SpaceX launched satellites Oct. 6.

SpaceX launched satellites Oct. 6.

Space Exploration Technologies Corp., the Hawthorne-based aerospace company, last week secured a substantial new government contract and made progress on multiple fronts with its Starlink satellite project.

On Oct. 5, SpaceX was granted a $149 million contract by the Space Development Agency to build early warning missile-tracking satellites as part of the Tranche 0 tracking layer for the National Defense Space Architecture.


According to an SDA announcement, the satellites will provide persistent global coverage and custody capability, which will enable the Tracking Layer Tranche 0 to “provide missile warning and tracking information to national defense authorities, and tracking and cueing data for missile defense elements.”


SpaceX will use its Starlink assembly plant in Redmond, Wash., to build four satellites fitted with a wide-angle infrared missile-tracking sensor supplied by a subcontractor, according to Reuters, which cited an SDA official.


The SDA also granted a $193.6 million contract to Melbourne, Fla.-based defense contractor L3 Harris Technologies Inc. to build four satellites with the same capabilities. 


In addition to winning the SDA bid, SpaceX last week took additional steps toward its goal of providing internet service in the northern United States and southern Canada by the end of this year through its Starlink network.


SpaceX said it has been conducting a private beta for Starlink among employees. The latency of the network’s internet services is low enough to play the fastest online video games, and the download speeds are fast enough to stream multiple HD movies at once, according to the company.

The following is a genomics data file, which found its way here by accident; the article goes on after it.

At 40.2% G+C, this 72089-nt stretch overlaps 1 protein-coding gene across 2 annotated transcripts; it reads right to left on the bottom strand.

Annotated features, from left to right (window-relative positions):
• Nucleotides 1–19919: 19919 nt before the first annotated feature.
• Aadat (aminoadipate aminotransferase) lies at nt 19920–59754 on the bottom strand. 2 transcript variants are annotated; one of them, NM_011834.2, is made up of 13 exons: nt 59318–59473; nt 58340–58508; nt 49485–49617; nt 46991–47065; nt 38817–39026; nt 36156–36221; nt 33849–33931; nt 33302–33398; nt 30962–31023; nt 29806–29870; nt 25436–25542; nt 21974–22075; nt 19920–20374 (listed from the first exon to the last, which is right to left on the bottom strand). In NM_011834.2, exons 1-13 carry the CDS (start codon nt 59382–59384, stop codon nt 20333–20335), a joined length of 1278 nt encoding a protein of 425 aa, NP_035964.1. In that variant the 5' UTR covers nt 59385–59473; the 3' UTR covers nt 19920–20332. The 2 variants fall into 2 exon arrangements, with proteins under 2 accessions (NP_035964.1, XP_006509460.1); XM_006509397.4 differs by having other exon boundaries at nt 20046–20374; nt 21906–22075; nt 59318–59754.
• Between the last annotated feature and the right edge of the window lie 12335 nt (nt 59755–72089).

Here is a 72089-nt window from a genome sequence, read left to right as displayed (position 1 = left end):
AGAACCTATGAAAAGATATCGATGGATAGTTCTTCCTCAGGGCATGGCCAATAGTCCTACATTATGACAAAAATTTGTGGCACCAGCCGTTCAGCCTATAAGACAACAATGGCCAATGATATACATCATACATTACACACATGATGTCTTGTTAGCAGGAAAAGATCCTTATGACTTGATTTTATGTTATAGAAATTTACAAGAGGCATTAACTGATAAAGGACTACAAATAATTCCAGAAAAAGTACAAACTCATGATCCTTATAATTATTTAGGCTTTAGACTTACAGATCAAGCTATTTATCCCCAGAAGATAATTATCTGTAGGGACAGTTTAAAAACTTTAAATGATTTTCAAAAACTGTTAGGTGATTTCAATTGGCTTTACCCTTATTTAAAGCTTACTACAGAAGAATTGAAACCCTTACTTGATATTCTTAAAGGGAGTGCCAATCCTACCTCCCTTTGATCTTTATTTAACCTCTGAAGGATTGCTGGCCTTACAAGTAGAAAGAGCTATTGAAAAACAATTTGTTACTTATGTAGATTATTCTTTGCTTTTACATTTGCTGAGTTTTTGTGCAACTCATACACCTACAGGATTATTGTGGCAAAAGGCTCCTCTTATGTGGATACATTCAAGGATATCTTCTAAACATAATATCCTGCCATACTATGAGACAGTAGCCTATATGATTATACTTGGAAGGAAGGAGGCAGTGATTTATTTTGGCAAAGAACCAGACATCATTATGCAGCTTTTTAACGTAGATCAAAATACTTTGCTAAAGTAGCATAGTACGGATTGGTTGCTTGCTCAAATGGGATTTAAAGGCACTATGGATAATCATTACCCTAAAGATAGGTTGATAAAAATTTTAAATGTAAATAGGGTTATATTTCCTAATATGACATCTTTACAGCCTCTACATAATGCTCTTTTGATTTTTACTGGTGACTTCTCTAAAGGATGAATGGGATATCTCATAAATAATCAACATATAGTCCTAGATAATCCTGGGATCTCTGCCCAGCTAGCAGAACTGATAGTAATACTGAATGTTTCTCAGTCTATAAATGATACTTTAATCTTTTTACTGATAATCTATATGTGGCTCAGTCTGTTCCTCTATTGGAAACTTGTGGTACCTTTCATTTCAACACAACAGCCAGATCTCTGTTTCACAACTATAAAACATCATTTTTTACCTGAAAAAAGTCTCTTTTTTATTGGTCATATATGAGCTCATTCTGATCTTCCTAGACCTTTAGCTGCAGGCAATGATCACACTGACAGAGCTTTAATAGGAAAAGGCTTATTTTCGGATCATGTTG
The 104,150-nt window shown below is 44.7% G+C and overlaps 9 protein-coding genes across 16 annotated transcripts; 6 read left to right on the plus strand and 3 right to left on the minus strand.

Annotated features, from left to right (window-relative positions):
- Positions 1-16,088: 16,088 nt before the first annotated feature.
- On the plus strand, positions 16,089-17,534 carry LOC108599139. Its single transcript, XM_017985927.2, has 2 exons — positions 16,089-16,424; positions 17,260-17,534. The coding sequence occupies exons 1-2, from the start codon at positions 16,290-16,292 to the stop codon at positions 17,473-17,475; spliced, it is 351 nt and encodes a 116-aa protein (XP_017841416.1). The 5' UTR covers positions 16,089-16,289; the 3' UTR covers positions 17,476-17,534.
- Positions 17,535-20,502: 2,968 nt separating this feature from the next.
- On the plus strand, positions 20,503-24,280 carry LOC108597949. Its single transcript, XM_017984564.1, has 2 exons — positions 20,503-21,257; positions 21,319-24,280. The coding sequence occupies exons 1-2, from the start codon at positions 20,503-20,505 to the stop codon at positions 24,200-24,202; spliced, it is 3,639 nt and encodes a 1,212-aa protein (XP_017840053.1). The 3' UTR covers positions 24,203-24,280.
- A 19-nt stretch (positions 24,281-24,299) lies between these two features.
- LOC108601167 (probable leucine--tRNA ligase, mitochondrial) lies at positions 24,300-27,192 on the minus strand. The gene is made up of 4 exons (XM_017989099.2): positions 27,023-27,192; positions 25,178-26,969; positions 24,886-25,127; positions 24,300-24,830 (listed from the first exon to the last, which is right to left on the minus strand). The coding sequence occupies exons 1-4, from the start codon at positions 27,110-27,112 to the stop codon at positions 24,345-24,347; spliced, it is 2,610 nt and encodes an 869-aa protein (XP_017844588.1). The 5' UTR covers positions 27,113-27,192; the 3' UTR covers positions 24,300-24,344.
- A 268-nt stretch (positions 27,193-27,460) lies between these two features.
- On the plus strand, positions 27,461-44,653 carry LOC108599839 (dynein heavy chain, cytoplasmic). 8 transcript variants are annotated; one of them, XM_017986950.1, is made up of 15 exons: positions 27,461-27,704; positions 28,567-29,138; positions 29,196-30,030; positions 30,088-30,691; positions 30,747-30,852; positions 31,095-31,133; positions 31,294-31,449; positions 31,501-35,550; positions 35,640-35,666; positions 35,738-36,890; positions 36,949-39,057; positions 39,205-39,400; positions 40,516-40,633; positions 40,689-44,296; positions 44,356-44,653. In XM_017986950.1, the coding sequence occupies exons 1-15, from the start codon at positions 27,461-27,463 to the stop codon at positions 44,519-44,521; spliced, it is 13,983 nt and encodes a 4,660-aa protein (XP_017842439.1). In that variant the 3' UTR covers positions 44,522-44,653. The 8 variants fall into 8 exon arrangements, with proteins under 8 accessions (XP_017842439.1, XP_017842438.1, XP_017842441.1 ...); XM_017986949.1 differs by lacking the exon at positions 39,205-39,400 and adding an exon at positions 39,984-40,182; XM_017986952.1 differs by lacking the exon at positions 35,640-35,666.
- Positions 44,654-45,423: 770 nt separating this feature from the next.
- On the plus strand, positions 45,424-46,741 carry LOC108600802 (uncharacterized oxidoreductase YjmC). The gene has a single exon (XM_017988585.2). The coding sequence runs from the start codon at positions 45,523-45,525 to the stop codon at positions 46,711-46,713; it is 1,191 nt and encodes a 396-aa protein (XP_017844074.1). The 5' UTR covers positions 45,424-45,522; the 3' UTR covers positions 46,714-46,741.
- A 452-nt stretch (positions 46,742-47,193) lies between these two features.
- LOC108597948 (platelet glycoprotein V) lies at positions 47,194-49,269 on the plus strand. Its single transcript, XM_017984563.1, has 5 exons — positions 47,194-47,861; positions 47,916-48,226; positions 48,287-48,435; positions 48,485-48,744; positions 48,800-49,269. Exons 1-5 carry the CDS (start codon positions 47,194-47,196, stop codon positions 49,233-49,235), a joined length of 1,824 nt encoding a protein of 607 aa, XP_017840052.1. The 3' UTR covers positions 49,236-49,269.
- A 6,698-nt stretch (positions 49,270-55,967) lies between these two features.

SpaceX said that the emergency response division of the Washington Military Department began using Starlink user terminals in early August to bring internet service to areas devastated by wildfires. On Oct. 6, the company launched 60 more satellites, bringing the number of operational Starlink devices in orbit to 773.


After the launch, SpaceX successfully recovered the rocket’s first stage by landing it on the “Of Course I Still Love You” droneship stationed in the Atlantic Ocean.


The first booster stage had previously supported the May 30 manned mission that launched the Crew Dragon’s first manned flight to the International Space Station, as well as the July 20 ANASIS-II mission, when the company deployed a South Korean military satellite to its target orbit.


A SpaceX recovery ship, “Ms. Tree,” attempted to catch the fairing halves of the Falcon 9’s nose cone. The ship was able to catch one of the halves while the other fell into the ocean.


So far, SpaceX ships have caught both halves of the Falcon 9’s nose cone only once, on July 20 during the Anasis-II mission. The ability to catch the nose cone halves reduces launch costs for the company, which is already able to save money by reusing its booster first stages.

For reprint and licensing requests for this article, CLICK HERE.